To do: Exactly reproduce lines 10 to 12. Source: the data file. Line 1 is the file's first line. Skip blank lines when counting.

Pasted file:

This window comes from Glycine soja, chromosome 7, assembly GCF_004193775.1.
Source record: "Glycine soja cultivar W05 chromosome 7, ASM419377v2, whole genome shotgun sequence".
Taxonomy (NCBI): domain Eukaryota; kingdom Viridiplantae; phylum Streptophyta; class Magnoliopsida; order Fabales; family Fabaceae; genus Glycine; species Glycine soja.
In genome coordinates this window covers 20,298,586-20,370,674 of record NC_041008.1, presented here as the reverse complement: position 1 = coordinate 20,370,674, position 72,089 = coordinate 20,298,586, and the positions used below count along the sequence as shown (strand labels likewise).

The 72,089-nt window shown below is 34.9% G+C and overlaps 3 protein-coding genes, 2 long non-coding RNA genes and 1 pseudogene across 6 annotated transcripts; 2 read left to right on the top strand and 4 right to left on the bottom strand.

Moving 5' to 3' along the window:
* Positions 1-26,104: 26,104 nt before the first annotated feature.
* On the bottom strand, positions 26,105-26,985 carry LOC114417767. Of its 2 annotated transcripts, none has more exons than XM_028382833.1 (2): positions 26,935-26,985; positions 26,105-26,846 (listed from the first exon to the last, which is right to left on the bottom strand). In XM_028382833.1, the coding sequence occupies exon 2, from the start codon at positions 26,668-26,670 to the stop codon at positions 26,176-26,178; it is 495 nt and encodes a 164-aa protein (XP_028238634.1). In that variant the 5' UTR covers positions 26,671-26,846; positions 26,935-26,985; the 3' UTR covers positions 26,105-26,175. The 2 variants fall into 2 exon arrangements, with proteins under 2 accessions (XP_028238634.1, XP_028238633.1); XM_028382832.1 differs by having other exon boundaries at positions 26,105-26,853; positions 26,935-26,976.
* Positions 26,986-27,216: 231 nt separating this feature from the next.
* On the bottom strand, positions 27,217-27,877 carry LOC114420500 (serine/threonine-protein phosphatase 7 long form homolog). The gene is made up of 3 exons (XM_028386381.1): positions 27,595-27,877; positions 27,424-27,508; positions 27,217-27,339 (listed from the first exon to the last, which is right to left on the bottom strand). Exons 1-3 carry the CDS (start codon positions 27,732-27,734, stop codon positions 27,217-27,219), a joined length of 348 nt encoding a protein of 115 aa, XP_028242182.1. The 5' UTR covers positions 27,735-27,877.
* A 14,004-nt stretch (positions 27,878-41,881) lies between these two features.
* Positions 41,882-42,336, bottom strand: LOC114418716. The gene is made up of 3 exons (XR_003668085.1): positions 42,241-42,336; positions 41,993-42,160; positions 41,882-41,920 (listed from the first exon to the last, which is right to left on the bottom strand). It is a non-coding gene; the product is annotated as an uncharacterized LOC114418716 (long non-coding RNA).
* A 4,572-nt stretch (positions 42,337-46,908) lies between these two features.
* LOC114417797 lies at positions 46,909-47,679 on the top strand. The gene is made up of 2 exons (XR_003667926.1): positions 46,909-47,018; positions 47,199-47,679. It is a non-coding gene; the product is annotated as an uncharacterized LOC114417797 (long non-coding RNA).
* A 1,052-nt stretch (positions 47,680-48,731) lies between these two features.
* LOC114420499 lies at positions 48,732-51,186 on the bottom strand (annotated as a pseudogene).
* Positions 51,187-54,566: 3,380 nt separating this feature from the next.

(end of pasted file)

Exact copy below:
* On the bottom strand, positions 27,217-27,877 carry LOC114420500 (serine/threonine-protein phosphatase 7 long form homolog). The gene is made up of 3 exons (XM_028386381.1): positions 27,595-27,877; positions 27,424-27,508; positions 27,217-27,339 (listed from the first exon to the last, which is right to left on the bottom strand). Exons 1-3 carry the CDS (start codon positions 27,732-27,734, stop codon positions 27,217-27,219), a joined length of 348 nt encoding a protein of 115 aa, XP_028242182.1. The 5' UTR covers positions 27,735-27,877.
* A 14,004-nt stretch (positions 27,878-41,881) lies between these two features.
* Positions 41,882-42,336, bottom strand: LOC114418716. The gene is made up of 3 exons (XR_003668085.1): positions 42,241-42,336; positions 41,993-42,160; positions 41,882-41,920 (listed from the first exon to the last, which is right to left on the bottom strand). It is a non-coding gene; the product is annotated as an uncharacterized LOC114418716 (long non-coding RNA).